The Sustainable Sites Initiative led by the partners developed the rating system out of four years of work by dozens of the country’s leading sustainability experts, scientists and design professionals, as well as public input from hundreds of individuals and dozens of organizations, to create this missing link in green design. The announcement took place at the U.S. Botanic Garden in Washington.
“While carbon-neutral performance remains the holy grail for green buildings, sustainable landscapes move beyond a do-no-harm approach,” said Nancy Somerville, executive vice president and CEO of ASLA. “Landscapes sequester carbon, clean the air and water, increase energy efficiency, restore habitats and ultimately give back through significant economic, social and environmental benefits never fully measured until now.”
“We are facing unprecedented environmental challenges such as water scarcity and climate change that require fundamental changes in the way that we interact with the land," said Susan Rieff, executive director of the Lady Bird Johnson Wildflower Center. “This voluntary rating system and guidelines cover all aspects of working with outdoor spaces of all sizes, and provide information for designing landscapes that go beyond beauty to actually improving ecosystem health and the health of communities for generations to come."
“Landscapes can give back,” said Holly H. Shimizu, executive director of the United States Botanic Garden. “We believe that as these guidelines become widely used, not only will they be as transformative to the landscape industry as LEED was to buildings, but more than that, they will allow built landscapes to be regenerative like natural landscapes, and assist in mitigating some of the most pressing environmental issues we face today. We need to acknowledge our landscapes’ value, treasure them and cultivate them sustainably and responsibly. The need is urgent, the time is now and these guidelines, when used correctly, are the tools.”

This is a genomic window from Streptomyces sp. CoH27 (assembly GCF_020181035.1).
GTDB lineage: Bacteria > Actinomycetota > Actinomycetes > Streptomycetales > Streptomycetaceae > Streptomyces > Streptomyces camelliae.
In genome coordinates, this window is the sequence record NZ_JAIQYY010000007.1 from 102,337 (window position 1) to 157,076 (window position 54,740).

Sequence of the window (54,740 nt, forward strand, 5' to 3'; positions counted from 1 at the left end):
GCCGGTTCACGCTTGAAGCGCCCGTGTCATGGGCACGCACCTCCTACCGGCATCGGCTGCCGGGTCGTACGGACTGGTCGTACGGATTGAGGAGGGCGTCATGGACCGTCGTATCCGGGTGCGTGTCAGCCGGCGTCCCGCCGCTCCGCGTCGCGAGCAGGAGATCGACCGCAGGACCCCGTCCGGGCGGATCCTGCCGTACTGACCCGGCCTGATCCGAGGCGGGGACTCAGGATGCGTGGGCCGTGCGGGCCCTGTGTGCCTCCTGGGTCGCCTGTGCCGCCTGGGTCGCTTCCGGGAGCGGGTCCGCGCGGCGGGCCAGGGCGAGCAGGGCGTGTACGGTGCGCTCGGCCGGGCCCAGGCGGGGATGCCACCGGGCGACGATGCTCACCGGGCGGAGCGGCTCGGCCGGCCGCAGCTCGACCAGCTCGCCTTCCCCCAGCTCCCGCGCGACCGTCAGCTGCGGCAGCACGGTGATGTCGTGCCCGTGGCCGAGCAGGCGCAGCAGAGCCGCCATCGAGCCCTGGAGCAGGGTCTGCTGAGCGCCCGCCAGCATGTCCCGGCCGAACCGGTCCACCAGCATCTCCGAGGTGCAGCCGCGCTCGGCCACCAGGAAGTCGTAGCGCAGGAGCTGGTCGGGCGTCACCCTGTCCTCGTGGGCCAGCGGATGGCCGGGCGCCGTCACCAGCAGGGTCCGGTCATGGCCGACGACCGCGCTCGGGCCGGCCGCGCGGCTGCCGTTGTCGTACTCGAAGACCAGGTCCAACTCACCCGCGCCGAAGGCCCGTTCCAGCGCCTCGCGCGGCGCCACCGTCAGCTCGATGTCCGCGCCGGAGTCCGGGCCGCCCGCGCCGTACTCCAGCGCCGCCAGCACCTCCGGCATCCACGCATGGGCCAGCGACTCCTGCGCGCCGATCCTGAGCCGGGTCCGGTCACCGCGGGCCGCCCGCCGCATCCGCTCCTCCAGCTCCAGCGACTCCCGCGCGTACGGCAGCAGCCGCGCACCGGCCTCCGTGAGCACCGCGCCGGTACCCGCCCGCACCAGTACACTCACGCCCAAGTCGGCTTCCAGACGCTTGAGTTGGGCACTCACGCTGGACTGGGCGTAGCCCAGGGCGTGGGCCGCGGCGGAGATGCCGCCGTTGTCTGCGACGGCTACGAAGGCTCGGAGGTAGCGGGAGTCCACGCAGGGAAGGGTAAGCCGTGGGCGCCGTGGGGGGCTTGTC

The rating system works on a 250-point scale, with levels of achievement for obtaining 40, 50, 60 or 80 percent of available points, recognized with one through four stars, respectively. If prerequisites are met, points are awarded through the 51 credits covering areas such as the use of greenfields, brownfields or greyfields; materials; soils and vegetation; construction and maintenance. These credits can apply to projects ranging from corporate campuses, transportation corridors, public parks and single-family residences. The rating system is part of two new reports issued from the Initiative, “The Case for Sustainable Landscapes and Guidelines” and “Performance Benchmarks 2009,” both available for download at www.sustainablesites.org.
To test the rating system, the Sustainable Sites Initiative opened a call for pilot projects in conjunction with the release of the rating system. Any type of designed landscape is eligible, so long as the project size is at least 2,000 square feet. The call will remain open until Feb. 15, 2010, and the initiative will work with and oversee the projects during the two-year process. More information about the pilot projects is available at www.sustainablesites.org/pilot.
Scientists team up on study to save endangered African penguins
16.11.2017 | Florida Atlantic University